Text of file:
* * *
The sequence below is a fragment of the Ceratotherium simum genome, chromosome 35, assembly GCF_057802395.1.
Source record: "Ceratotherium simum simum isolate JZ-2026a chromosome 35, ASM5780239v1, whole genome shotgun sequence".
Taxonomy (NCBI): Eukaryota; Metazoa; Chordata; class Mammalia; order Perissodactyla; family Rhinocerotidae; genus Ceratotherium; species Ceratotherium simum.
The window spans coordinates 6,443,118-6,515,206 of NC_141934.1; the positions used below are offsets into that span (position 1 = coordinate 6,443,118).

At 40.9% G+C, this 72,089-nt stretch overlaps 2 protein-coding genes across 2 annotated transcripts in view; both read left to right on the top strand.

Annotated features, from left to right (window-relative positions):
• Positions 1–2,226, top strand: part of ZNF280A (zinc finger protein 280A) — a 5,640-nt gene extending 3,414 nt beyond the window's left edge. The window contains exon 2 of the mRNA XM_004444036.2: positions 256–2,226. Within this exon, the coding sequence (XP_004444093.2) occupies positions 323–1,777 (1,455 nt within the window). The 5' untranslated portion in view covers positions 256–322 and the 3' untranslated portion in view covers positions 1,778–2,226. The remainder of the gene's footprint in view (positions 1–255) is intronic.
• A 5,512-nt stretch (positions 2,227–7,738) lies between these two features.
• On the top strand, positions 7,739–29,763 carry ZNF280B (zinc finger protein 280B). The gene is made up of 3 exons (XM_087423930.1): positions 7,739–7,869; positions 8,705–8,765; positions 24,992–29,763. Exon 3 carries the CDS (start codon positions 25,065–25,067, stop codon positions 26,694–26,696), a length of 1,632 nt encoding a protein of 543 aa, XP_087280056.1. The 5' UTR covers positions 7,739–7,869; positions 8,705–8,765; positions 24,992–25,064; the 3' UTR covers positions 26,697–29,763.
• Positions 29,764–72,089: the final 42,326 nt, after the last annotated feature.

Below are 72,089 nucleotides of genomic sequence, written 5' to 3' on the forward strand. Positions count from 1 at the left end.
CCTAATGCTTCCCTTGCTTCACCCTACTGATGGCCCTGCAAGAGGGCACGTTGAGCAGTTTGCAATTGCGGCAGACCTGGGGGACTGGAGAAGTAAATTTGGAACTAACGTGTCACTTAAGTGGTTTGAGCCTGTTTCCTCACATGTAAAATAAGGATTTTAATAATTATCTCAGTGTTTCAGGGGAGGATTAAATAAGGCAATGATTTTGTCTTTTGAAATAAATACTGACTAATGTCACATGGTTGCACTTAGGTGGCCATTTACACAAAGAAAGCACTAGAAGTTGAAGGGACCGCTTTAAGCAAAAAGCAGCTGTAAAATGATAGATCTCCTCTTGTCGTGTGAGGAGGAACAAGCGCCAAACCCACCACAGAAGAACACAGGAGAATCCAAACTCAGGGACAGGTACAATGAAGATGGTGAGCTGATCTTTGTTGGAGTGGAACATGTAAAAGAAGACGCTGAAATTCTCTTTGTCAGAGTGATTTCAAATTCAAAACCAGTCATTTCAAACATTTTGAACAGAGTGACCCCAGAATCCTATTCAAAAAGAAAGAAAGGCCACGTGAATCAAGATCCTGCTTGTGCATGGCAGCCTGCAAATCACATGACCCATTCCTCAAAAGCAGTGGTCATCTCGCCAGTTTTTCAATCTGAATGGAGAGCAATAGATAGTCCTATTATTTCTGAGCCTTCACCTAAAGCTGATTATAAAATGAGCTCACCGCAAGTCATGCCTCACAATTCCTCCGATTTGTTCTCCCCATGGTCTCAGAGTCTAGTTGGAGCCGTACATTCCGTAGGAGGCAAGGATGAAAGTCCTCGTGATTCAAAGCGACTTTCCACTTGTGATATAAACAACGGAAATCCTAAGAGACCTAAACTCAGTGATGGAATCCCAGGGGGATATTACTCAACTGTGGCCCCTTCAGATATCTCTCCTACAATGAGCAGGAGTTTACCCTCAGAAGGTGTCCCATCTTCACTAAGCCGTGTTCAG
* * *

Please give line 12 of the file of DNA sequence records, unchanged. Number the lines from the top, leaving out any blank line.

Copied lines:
CCTAATGCTTCCCTTGCTTCACCCTACTGATGGCCCTGCAAGAGGGCACGTTGAGCAGTTTGCAATTGCGGCAGACCTGGGGGACTGGAGAAGTAAATTTGGAACTAACGTGTCACTTAAGTGGTTTGAGCCTGTTTCCTCACATGTAAAATAAGGATTTTAATAATTATCTCAGTGTTTCAGGGGAGGATTAAATAAGGCAATGATTTTGTCTTTTGAAATAAATACTGACTAATGTCACATGGTTGCACTTAGGTGGCCATTTACACAAAGAAAGCACTAGAAGTTGAAGGGACCGCTTTAAGCAAAAAGCAGCTGTAAAATGATAGATCTCCTCTTGTCGTGTGAGGAGGAACAAGCGCCAAACCCACCACAGAAGAACACAGGAGAATCCAAACTCAGGGACAGGTACAATGAAGATGGTGAGCTGATCTTTGTTGGAGTGGAACATGTAAAAGAAGACGCTGAAATTCTCTTTGTCAGAGTGATTTCAAATTCAAAACCAGTCATTTCAAACATTTTGAACAGAGTGACCCCAGAATCCTATTCAAAAAGAAAGAAAGGCCACGTGAATCAAGATCCTGCTTGTGCATGGCAGCCTGCAAATCACATGACCCATTCCTCAAAAGCAGTGGTCATCTCGCCAGTTTTTCAATCTGAATGGAGAGCAATAGATAGTCCTATTATTTCTGAGCCTTCACCTAAAGCTGATTATAAAATGAGCTCACCGCAAGTCATGCCTCACAATTCCTCCGATTTGTTCTCCCCATGGTCTCAGAGTCTAGTTGGAGCCGTACATTCCGTAGGAGGCAAGGATGAAAGTCCTCGTGATTCAAAGCGACTTTCCACTTGTGATATAAACAACGGAAATCCTAAGAGACCTAAACTCAGTGATGGAATCCCAGGGGGATATTACTCAACTGTGGCCCCTTCAGATATCTCTCCTACAATGAGCAGGAGTTTACCCTCAGAAGGTGTCCCATCTTCACTAAGCCGTGTTCAG